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downwardslope (Feb 7, 2019 - 9:21 am)

It depends on the job. I had a coworker leave one of my state jobs after 6 months and she has been at that second job coming up on 8 years now. I have also known several people in federal jobs who moved from one job to another within six months. It is really not all that uncommon. Within government, there are a lot of places that are known to be toxic and people might not last very long. I know there are some offices (I worked in one) where it was not uncommon for people not to make it a year. I stayed there less than a year before going back to my old state job in a different role and I think my replacement lasted something like 4 months.

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toooldtocare (Feb 7, 2019 - 9:36 am)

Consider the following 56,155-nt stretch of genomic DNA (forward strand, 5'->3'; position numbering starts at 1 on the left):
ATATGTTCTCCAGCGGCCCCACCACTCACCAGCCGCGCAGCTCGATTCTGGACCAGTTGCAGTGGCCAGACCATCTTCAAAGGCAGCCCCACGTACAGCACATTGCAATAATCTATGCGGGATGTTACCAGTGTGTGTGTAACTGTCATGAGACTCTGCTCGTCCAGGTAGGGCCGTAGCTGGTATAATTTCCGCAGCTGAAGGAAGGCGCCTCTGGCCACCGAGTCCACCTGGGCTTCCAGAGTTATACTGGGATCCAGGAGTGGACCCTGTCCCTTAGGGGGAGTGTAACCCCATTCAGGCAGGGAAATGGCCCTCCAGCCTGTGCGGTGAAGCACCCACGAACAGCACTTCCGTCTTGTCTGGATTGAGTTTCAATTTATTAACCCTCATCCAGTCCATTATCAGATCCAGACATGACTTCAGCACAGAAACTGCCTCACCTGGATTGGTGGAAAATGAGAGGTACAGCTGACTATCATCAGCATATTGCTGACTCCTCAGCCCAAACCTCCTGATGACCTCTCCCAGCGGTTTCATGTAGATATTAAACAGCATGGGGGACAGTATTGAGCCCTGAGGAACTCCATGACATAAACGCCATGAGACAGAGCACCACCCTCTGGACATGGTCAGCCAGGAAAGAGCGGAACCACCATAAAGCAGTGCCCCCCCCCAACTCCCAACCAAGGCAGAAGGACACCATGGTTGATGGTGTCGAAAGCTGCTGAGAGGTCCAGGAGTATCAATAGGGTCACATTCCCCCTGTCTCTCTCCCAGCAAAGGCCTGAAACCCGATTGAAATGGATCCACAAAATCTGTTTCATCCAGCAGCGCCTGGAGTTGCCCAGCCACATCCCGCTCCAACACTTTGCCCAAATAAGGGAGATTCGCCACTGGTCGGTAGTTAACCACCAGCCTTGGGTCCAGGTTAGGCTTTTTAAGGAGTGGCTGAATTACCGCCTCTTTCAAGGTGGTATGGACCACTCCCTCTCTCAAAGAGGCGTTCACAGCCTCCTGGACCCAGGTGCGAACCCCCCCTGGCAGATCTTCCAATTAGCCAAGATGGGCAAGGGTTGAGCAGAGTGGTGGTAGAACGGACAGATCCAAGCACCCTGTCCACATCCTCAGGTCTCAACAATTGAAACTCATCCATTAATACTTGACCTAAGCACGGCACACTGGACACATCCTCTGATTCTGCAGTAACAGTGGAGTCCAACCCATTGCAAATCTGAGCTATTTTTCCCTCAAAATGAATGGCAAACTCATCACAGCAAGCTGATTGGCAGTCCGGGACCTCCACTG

Depends on location, too, we never hired anyone who was at a job six months, and if you left at six months, they'd never re-hire. So maybe that's state specific.
What's not specific is probationary status; if you are still on probation, you should hang on until your probation is over and you are considered in permanent status. Again, never had that myself, as all my jobs were at will.

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fettywap (Feb 7, 2019 - 11:30 am)

Okay. It does make me a little nervous when the ad says they have several attorney positions available. Makes me think nobody wants to work there.

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downwardslope (Feb 7, 2019 - 2:23 pm)

Many state jobs get their budgets approved all at one time. They may have people leave over the course of a couple years but can’t actually fill them when they open. I know at my last job, when they were approved to hire, it was usually 2-3 people at one time or even 6-7 if they started a new position type.